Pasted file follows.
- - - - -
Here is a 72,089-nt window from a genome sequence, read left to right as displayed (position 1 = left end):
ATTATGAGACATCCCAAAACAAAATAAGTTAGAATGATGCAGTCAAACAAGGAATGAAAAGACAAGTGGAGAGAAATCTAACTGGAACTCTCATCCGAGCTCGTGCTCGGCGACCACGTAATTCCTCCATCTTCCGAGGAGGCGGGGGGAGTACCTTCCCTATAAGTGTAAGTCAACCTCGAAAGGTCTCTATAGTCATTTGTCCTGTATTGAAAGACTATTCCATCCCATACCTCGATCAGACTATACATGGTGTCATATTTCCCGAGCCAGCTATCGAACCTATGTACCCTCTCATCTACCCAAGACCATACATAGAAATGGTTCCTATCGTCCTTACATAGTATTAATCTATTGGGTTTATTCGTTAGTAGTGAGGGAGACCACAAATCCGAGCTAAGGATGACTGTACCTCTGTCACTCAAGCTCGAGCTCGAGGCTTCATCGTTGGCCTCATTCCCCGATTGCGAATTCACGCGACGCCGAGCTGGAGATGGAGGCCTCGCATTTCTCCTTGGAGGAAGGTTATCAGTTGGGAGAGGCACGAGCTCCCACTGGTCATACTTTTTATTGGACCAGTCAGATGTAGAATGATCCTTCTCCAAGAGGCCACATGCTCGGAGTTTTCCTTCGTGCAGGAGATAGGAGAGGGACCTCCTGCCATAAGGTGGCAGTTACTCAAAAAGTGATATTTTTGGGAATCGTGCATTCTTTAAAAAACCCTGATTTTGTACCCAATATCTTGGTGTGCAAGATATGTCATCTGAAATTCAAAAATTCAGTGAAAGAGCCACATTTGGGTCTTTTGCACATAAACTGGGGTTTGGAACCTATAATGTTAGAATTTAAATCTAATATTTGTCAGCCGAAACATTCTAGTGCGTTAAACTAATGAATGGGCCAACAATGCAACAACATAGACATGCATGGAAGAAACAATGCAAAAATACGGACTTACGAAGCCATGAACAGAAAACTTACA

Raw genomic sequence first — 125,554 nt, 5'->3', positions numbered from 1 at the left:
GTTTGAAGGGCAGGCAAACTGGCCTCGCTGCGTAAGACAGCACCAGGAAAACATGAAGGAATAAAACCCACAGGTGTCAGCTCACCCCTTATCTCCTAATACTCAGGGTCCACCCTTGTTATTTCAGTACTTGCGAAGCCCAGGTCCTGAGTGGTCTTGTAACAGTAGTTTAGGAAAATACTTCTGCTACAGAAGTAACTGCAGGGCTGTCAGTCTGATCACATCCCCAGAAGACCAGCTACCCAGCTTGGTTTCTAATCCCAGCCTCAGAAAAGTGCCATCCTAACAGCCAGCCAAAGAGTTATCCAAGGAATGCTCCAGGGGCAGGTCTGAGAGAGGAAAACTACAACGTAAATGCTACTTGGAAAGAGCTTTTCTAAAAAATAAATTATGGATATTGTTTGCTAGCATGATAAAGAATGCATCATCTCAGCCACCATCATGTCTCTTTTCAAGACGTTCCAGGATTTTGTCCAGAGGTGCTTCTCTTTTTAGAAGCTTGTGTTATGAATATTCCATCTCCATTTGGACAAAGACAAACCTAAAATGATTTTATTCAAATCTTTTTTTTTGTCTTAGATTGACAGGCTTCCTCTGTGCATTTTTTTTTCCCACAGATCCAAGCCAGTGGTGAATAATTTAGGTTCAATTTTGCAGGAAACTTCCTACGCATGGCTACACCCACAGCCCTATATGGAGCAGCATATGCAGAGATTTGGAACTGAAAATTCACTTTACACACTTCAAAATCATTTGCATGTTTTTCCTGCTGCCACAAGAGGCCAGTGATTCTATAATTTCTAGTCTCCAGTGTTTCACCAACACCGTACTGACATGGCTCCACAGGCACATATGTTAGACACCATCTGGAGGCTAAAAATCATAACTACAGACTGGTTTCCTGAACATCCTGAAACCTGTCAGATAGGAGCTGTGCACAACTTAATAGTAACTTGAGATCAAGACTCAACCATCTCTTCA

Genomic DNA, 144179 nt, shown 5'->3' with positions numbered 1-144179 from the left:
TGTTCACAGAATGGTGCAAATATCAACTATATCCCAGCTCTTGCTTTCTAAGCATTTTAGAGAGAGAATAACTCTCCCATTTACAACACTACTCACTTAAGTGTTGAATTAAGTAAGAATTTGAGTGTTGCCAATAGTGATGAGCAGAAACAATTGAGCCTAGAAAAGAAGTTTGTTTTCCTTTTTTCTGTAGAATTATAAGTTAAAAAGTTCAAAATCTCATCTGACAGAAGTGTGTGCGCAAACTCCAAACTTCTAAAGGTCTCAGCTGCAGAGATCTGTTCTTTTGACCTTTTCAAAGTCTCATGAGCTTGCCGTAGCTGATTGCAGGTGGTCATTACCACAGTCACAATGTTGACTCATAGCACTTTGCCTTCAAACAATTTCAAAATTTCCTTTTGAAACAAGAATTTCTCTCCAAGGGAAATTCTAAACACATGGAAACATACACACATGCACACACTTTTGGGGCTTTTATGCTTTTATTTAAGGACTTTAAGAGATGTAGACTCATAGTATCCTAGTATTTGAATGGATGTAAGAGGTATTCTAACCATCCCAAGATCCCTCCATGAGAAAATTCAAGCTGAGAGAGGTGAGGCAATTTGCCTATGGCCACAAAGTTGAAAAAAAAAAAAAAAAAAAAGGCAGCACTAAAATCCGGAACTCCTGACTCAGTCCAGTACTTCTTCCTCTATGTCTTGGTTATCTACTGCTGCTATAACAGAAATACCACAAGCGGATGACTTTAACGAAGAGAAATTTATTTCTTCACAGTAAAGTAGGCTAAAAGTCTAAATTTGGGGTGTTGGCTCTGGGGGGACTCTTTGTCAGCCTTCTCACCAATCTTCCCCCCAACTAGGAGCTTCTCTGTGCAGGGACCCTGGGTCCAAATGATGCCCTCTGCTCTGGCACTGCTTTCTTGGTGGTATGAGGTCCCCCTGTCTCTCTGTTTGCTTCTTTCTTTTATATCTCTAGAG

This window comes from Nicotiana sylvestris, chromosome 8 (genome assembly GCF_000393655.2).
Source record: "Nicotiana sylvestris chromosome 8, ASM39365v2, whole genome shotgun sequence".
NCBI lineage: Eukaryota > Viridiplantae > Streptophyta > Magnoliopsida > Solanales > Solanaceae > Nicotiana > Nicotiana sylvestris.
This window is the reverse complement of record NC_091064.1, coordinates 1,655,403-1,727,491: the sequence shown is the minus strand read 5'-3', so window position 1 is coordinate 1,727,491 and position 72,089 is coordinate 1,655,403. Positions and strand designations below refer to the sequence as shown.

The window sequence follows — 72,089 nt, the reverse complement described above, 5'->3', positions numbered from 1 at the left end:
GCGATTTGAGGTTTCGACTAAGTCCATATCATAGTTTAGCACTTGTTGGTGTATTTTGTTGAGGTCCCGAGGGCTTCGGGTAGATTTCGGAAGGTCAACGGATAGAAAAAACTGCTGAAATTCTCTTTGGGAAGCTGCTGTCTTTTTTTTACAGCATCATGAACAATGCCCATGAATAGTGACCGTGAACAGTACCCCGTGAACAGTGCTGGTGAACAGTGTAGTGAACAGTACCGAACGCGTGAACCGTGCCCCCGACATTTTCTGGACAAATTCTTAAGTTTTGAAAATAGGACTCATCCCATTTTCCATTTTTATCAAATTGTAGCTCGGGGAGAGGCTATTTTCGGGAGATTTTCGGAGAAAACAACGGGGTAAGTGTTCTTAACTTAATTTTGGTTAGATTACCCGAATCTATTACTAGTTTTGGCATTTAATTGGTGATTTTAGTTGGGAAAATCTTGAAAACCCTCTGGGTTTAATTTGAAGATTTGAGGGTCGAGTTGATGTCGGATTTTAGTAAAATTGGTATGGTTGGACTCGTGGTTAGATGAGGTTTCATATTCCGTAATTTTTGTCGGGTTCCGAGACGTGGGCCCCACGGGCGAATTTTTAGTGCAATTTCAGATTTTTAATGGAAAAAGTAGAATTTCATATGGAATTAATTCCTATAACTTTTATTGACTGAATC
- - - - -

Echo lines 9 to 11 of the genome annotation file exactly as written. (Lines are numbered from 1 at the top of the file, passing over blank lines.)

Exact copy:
NCBI lineage: Eukaryota > Viridiplantae > Streptophyta > Magnoliopsida > Solanales > Solanaceae > Nicotiana > Nicotiana sylvestris.
This window is the reverse complement of record NC_091064.1, coordinates 1,655,403-1,727,491: the sequence shown is the minus strand read 5'-3', so window position 1 is coordinate 1,727,491 and position 72,089 is coordinate 1,655,403. Positions and strand designations below refer to the sequence as shown.

The window sequence follows — 72,089 nt, the reverse complement described above, 5'->3', positions numbered from 1 at the left end: